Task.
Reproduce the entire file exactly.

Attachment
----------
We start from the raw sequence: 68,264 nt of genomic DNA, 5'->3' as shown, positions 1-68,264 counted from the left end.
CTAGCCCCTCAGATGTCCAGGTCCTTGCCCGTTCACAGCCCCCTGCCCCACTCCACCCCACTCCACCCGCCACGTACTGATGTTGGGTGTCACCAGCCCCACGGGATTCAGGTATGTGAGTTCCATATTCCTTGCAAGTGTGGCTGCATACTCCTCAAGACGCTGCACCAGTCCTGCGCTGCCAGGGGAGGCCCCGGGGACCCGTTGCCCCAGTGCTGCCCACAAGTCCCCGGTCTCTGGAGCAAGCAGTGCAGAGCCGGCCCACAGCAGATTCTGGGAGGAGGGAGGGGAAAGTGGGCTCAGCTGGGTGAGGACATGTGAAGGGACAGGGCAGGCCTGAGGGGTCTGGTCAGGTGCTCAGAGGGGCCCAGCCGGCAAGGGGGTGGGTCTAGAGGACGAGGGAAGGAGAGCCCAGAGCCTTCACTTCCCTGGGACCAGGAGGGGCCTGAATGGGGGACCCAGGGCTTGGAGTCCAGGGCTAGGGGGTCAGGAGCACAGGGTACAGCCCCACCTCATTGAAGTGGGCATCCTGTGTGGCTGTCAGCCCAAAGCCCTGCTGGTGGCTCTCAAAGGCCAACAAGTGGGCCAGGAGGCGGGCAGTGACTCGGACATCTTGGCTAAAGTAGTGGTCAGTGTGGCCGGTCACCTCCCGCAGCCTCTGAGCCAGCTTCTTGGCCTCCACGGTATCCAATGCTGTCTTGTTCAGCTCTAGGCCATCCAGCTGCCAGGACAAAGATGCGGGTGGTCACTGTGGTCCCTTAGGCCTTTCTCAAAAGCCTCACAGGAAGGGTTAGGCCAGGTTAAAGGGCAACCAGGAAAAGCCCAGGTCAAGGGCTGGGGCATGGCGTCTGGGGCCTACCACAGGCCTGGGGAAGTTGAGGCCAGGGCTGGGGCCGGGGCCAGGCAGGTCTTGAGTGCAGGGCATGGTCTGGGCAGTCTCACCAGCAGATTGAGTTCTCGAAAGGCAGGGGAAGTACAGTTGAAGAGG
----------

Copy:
We start from the raw sequence: 68,264 nt of genomic DNA, 5'->3' as shown, positions 1-68,264 counted from the left end.
CTAGCCCCTCAGATGTCCAGGTCCTTGCCCGTTCACAGCCCCCTGCCCCACTCCACCCCACTCCACCCGCCACGTACTGATGTTGGGTGTCACCAGCCCCACGGGATTCAGGTATGTGAGTTCCATATTCCTTGCAAGTGTGGCTGCATACTCCTCAAGACGCTGCACCAGTCCTGCGCTGCCAGGGGAGGCCCCGGGGACCCGTTGCCCCAGTGCTGCCCACAAGTCCCCGGTCTCTGGAGCAAGCAGTGCAGAGCCGGCCCACAGCAGATTCTGGGAGGAGGGAGGGGAAAGTGGGCTCAGCTGGGTGAGGACATGTGAAGGGACAGGGCAGGCCTGAGGGGTCTGGTCAGGTGCTCAGAGGGGCCCAGCCGGCAAGGGGGTGGGTCTAGAGGACGAGGGAAGGAGAGCCCAGAGCCTTCACTTCCCTGGGACCAGGAGGGGCCTGAATGGGGGACCCAGGGCTTGGAGTCCAGGGCTAGGGGGTCAGGAGCACAGGGTACAGCCCCACCTCATTGAAGTGGGCATCCTGTGTGGCTGTCAGCCCAAAGCCCTGCTGGTGGCTCTCAAAGGCCAACAAGTGGGCCAGGAGGCGGGCAGTGACTCGGACATCTTGGCTAAAGTAGTGGTCAGTGTGGCCGGTCACCTCCCGCAGCCTCTGAGCCAGCTTCTTGGCCTCCACGGTATCCAATGCTGTCTTGTTCAGCTCTAGGCCATCCAGCTGCCAGGACAAAGATGCGGGTGGTCACTGTGGTCCCTTAGGCCTTTCTCAAAAGCCTCACAGGAAGGGTTAGGCCAGGTTAAAGGGCAACCAGGAAAAGCCCAGGTCAAGGGCTGGGGCATGGCGTCTGGGGCCTACCACAGGCCTGGGGAAGTTGAGGCCAGGGCTGGGGCCGGGGCCAGGCAGGTCTTGAGTGCAGGGCATGGTCTGGGCAGTCTCACCAGCAGATTGAGTTCTCGAAAGGCAGGGGAAGTACAGTTGAAGAGG